On to Quivera!

The largest overland exploring expedition ever undertaken in the Americas set off from Western Mexico in February of 1540. It was organized by a young West Mexican governor, Francisco Váquez de Coronado (1510-54), a Spanish nobleman originally from Salamanca. At one time the expedition may have included several thousand people, five hundred horses, and several thousand head of other livestock. Most of the explorers were “Indian allies” armed with macanas (obsidian tipped clubs) and other lethal native weapons. The European members of the party, several hundred strong, were largely from Spain. They owned their own warhorses, miscellaneous armor, crossbows, and other equipment—in some cases these were all that they owned. And infantrymen had even less.

[right] Map showing the path of Coronado's expedition.

Why did they march off into an unknown world? Largely because it was unknown. This was one of three major Spanish expeditions in the early 1540s—the others were Juan Cabrillo’s exploration of the California coast and Hernando de Soto’s march through what would become the US South--that together would investigate much of what would become the United States. Explorers hoped to find riches, perhaps the fabled lost Christian “Seven Cities of Cibola” in the golden land of Quivera. Perhaps there would be a “New Mexico,” a rival to the Aztec capital Tenochtitlan (Mexico City). The five Franciscan friars were probably more interested in finding souls to convert—Padre Padilla, refusing to return, would die as a martyr to his faith in far off Kansas.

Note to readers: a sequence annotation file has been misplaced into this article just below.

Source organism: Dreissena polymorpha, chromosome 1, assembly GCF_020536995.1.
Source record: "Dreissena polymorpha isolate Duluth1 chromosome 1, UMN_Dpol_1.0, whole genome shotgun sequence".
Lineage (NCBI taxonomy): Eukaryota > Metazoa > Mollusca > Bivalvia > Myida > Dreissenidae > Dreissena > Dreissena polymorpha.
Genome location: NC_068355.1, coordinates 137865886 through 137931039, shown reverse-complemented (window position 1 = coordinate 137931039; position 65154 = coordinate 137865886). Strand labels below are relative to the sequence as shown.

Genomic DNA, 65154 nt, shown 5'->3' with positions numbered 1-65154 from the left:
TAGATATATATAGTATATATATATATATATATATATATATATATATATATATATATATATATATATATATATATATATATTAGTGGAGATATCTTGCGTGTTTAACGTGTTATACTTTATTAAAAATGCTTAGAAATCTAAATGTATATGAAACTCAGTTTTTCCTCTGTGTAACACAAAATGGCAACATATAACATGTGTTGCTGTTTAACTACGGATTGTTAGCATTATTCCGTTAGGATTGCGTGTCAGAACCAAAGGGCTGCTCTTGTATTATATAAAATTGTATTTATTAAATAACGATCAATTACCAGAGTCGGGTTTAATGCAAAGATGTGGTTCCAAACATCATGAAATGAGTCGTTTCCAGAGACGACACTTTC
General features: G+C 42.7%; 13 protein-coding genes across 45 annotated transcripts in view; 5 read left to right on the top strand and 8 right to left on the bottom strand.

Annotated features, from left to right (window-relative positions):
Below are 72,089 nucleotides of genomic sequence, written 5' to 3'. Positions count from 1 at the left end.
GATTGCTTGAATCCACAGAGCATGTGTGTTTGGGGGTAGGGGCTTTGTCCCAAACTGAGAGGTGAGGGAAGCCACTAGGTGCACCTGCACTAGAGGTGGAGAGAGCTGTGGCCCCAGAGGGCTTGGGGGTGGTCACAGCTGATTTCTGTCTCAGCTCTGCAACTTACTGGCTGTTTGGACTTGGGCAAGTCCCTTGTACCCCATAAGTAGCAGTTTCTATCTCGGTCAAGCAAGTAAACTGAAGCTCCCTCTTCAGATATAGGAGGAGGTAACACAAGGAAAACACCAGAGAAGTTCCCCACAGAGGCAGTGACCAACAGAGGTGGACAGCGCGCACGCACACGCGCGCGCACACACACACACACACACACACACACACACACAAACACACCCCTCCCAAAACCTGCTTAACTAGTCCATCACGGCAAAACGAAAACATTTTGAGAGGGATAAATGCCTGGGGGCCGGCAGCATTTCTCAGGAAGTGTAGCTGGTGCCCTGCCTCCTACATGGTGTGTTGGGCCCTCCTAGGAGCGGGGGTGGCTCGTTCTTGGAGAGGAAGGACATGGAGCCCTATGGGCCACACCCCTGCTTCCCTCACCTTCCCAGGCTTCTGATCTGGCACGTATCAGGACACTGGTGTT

For the explorers, the results were disappointing. Coronado’s men followed the coast of the Gulf of California northward through Sinoloa and Sonora and then headed northeast through southern Arizona into New Mexico, where they wintered near Albuquerque. In May of 1541 they climbed onto the Llano Estacado, a land “level like the sea.” filled with endless grass and bison. Here they became disoriented. Somewhere in a canyon just below the caprock, the expedition established a base camp, from which Coronado led a selected group off through Oklahoma and into Kansas, a singularly disappointing “Quivera.” The main party left after two or three weeks, retreated toward Pecos where they were rejoined by the Kansas explorers. They returned to New Spain discouraged and much poorer. Yet the 1540s explorers had made an important negative discovery by demonstrating that the great Mesoamerican civilizations had no counterparts further north.

Scholars have long debated about exactly where Coronado crossed the High Plains. Now his route is increasingly clear thanks to archaeological, anthropological, and historical detective work. A key piece of this puzzle has been the discovery of a sixteenth-century encampment in Blanco Canyon (about an hour north of Lubbock).

[above] Albrecht Durer’s portrait of a man-at-arms showing the type of horse the average man could afford. This is a true representation of a horse used for war. Graphische Sammlung Albertina from the Mathes Collection.

[above] Mounted Crossbowman, with Cranequin Crossbow, and a Quarrel in his hat. Philipp Lonicerus.  Insignia Sacrae Maiestatis, Principvm Electorum.  Frankfurt: Sig. Feyerabendt, 1579.  From the Mathes Collection.

The Age of Expedition -- Expedition -- Coronado -- Flora and fauna

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